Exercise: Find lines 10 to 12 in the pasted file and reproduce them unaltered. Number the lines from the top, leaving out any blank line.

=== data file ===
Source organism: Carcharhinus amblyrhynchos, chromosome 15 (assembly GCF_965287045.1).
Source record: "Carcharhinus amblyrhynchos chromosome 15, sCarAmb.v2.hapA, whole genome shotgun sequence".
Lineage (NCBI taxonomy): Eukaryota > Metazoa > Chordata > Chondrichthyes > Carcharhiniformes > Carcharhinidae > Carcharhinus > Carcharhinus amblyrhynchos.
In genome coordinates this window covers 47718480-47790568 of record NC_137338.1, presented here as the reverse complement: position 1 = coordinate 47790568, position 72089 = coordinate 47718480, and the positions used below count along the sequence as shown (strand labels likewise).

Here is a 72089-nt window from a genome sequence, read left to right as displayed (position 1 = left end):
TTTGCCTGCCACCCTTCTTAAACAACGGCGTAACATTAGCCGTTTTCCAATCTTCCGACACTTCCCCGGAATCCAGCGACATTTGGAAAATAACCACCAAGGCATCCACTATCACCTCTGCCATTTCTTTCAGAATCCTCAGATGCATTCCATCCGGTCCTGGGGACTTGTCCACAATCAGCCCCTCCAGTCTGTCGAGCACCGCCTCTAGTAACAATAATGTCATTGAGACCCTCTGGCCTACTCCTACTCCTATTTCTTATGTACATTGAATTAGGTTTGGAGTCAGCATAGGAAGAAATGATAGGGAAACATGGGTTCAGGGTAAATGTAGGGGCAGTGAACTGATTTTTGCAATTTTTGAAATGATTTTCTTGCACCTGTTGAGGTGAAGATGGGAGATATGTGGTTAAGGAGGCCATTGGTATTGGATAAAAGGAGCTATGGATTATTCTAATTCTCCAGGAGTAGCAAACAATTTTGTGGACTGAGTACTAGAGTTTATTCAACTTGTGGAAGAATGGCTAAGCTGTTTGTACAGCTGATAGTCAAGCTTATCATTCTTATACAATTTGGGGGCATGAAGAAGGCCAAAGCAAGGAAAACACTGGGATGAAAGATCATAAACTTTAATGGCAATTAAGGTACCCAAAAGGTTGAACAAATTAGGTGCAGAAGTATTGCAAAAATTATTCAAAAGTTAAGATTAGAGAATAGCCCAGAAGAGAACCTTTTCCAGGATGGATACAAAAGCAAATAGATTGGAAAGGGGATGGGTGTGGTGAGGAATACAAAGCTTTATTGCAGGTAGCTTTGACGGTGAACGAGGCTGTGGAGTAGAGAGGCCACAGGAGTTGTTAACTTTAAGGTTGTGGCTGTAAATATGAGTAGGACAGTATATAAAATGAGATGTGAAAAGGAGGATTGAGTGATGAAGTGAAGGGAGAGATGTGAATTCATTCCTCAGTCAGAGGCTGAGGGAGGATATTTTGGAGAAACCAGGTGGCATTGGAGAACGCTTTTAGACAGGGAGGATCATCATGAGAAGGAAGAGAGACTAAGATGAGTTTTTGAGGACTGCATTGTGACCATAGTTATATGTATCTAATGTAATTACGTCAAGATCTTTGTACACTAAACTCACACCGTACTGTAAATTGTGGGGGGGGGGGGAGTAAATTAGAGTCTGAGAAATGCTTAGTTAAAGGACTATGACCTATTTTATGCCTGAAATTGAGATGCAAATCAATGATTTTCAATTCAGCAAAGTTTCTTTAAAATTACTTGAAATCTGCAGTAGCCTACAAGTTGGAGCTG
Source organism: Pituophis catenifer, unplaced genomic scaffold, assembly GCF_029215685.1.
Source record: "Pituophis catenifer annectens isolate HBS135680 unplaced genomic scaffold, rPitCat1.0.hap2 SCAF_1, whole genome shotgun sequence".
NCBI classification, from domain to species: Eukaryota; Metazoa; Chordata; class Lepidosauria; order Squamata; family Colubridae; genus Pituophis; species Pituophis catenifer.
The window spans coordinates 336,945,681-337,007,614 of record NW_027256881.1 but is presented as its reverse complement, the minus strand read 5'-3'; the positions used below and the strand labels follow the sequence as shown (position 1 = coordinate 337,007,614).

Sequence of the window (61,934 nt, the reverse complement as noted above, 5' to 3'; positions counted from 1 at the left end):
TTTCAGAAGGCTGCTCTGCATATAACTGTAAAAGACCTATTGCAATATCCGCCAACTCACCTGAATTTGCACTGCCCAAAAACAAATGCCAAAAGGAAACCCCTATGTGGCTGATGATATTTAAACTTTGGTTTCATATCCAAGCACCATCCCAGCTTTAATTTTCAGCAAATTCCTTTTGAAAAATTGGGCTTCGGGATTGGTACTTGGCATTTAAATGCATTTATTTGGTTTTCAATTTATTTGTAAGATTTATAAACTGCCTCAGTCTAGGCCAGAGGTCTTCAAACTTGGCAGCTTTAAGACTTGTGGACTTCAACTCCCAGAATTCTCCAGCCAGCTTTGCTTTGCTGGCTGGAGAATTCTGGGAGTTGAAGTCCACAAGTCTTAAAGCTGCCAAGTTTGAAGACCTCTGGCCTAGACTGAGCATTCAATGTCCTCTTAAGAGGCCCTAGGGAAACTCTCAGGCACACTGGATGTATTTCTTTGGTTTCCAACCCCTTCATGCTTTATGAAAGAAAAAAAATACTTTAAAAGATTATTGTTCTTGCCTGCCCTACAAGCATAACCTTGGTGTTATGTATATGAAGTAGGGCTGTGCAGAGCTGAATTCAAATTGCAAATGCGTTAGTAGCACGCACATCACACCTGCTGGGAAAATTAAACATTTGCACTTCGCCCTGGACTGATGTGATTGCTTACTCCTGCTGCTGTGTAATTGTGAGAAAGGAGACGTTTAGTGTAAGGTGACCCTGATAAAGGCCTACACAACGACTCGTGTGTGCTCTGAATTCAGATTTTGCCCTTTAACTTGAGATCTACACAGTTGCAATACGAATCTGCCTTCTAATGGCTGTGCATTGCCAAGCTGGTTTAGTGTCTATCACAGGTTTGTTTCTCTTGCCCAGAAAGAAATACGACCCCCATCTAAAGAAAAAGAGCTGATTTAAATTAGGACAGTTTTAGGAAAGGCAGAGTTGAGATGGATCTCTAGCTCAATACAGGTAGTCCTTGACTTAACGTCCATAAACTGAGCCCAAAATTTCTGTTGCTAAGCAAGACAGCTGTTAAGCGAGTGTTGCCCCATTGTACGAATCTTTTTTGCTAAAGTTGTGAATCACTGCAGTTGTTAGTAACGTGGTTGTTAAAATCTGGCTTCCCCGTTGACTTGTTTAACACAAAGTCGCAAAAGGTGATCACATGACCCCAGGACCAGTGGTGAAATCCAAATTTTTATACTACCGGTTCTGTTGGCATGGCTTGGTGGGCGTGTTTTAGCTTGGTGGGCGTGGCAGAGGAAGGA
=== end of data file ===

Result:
The window spans coordinates 336,945,681-337,007,614 of record NW_027256881.1 but is presented as its reverse complement, the minus strand read 5'-3'; the positions used below and the strand labels follow the sequence as shown (position 1 = coordinate 337,007,614).

Sequence of the window (61,934 nt, the reverse complement as noted above, 5' to 3'; positions counted from 1 at the left end):
TTTCAGAAGGCTGCTCTGCATATAACTGTAAAAGACCTATTGCAATATCCGCCAACTCACCTGAATTTGCACTGCCCAAAAACAAATGCCAAAAGGAAACCCCTATGTGGCTGATGATATTTAAACTTTGGTTTCATATCCAAGCACCATCCCAGCTTTAATTTTCAGCAAATTCCTTTTGAAAAATTGGGCTTCGGGATTGGTACTTGGCATTTAAATGCATTTATTTGGTTTTCAATTTATTTGTAAGATTTATAAACTGCCTCAGTCTAGGCCAGAGGTCTTCAAACTTGGCAGCTTTAAGACTTGTGGACTTCAACTCCCAGAATTCTCCAGCCAGCTTTGCTTTGCTGGCTGGAGAATTCTGGGAGTTGAAGTCCACAAGTCTTAAAGCTGCCAAGTTTGAAGACCTCTGGCCTAGACTGAGCATTCAATGTCCTCTTAAGAGGCCCTAGGGAAACTCTCAGGCACACTGGATGTATTTCTTTGGTTTCCAACCCCTTCATGCTTTATGAAAGAAAAAAAATACTTTAAAAGATTATTGTTCTTGCCTGCCCTACAAGCATAACCTTGGTGTTATGTATATGAAGTAGGGCTGTGCAGAGCTGAATTCAAATTGCAAATGCGTTAGTAGCACGCACATCACACCTGCTGGGAAAATTAAACATTTGCACTTCGCCCTGGACTGATGTGATTGCTTACTCCTGCTGCTGTGTAATTGTGAGAAAGGAGACGTTTAGTGTAAGGTGACCCTGATAAAGGCCTACACAACGACTCGTGTGTGCTCTGAATTCAGATTTTGCCCTTTAACTTGAGATCTACACAGTTGCAATACGAATCTGCCTTCTAATGGCTGTGCATTGCCAAGCTGGTTTAGTGTCTATCACAGGTTTGTTTCTCTTGCCCAGAAAGAAATACGACCCCCATCTAAAGAAAAAGAGCTGATTTAAATTAGGACAGTTTTAGGAAAGGCAGAGTTGAGATGGATCTCTAGCTCAATACAGGTAGTCCTTGACTTAACGTCCATAAACTGAGCCCAAAATTTCTGTTGCTAAGCAAGACAGCTGTTAAGCGAGTGTTGCCCCATTGTACGAATCTTTTTTGCTAAAGTTGTGAATCACTGCAGTTGTTAGTAACGTGGTTGTTAAAATCTGGCTTCCCCGTTGACTTGTTTAACACAAAGTCGCAAAAGGTGATCACATGACCCCAGGACCAGTGGTGAAATCCAAATTTTTATACTACCGGTTCTGTTGGCATGGCTTGGTGGGCGTGTTTTAGCTTGGTGGGCGTGGCAGAGGAAGGA